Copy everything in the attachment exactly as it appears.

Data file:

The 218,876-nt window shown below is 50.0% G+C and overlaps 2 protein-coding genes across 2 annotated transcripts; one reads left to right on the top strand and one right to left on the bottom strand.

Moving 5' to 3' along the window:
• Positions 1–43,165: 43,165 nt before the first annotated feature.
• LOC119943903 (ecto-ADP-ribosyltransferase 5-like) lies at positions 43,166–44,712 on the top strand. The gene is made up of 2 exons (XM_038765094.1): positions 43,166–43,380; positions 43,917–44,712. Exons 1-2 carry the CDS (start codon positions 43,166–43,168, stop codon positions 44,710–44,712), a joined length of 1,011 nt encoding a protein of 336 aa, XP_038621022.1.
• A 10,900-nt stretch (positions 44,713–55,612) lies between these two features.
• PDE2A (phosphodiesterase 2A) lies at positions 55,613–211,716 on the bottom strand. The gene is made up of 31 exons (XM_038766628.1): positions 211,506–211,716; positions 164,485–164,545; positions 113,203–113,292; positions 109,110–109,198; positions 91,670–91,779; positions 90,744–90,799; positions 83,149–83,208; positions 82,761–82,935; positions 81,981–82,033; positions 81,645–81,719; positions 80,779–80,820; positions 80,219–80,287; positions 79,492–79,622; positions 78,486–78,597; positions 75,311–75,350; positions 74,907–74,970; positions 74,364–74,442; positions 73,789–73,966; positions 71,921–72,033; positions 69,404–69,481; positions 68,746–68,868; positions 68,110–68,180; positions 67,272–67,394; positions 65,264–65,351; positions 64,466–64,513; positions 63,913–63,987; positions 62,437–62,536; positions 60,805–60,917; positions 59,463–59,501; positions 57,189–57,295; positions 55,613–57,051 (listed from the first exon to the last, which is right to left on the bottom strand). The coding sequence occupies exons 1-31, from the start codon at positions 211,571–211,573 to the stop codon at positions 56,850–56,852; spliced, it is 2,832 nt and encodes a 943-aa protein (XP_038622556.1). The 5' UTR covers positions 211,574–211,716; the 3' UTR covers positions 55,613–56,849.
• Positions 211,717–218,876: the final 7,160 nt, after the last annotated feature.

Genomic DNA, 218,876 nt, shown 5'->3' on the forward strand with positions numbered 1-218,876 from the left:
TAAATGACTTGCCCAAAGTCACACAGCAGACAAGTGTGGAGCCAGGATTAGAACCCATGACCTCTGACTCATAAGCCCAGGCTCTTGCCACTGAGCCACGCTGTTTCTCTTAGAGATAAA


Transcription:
The 218,876-nt window shown below is 50.0% G+C and overlaps 2 protein-coding genes across 2 annotated transcripts; one reads left to right on the top strand and one right to left on the bottom strand.

Moving 5' to 3' along the window:
• Positions 1–43,165: 43,165 nt before the first annotated feature.
• LOC119943903 (ecto-ADP-ribosyltransferase 5-like) lies at positions 43,166–44,712 on the top strand. The gene is made up of 2 exons (XM_038765094.1): positions 43,166–43,380; positions 43,917–44,712. Exons 1-2 carry the CDS (start codon positions 43,166–43,168, stop codon positions 44,710–44,712), a joined length of 1,011 nt encoding a protein of 336 aa, XP_038621022.1.
• A 10,900-nt stretch (positions 44,713–55,612) lies between these two features.
• PDE2A (phosphodiesterase 2A) lies at positions 55,613–211,716 on the bottom strand. The gene is made up of 31 exons (XM_038766628.1): positions 211,506–211,716; positions 164,485–164,545; positions 113,203–113,292; positions 109,110–109,198; positions 91,670–91,779; positions 90,744–90,799; positions 83,149–83,208; positions 82,761–82,935; positions 81,981–82,033; positions 81,645–81,719; positions 80,779–80,820; positions 80,219–80,287; positions 79,492–79,622; positions 78,486–78,597; positions 75,311–75,350; positions 74,907–74,970; positions 74,364–74,442; positions 73,789–73,966; positions 71,921–72,033; positions 69,404–69,481; positions 68,746–68,868; positions 68,110–68,180; positions 67,272–67,394; positions 65,264–65,351; positions 64,466–64,513; positions 63,913–63,987; positions 62,437–62,536; positions 60,805–60,917; positions 59,463–59,501; positions 57,189–57,295; positions 55,613–57,051 (listed from the first exon to the last, which is right to left on the bottom strand). The coding sequence occupies exons 1-31, from the start codon at positions 211,571–211,573 to the stop codon at positions 56,850–56,852; spliced, it is 2,832 nt and encodes a 943-aa protein (XP_038622556.1). The 5' UTR covers positions 211,574–211,716; the 3' UTR covers positions 55,613–56,849.
• Positions 211,717–218,876: the final 7,160 nt, after the last annotated feature.

Genomic DNA, 218,876 nt, shown 5'->3' on the forward strand with positions numbered 1-218,876 from the left:
TAAATGACTTGCCCAAAGTCACACAGCAGACAAGTGTGGAGCCAGGATTAGAACCCATGACCTCTGACTCATAAGCCCAGGCTCTTGCCACTGAGCCACGCTGTTTCTCTTAGAGATAAA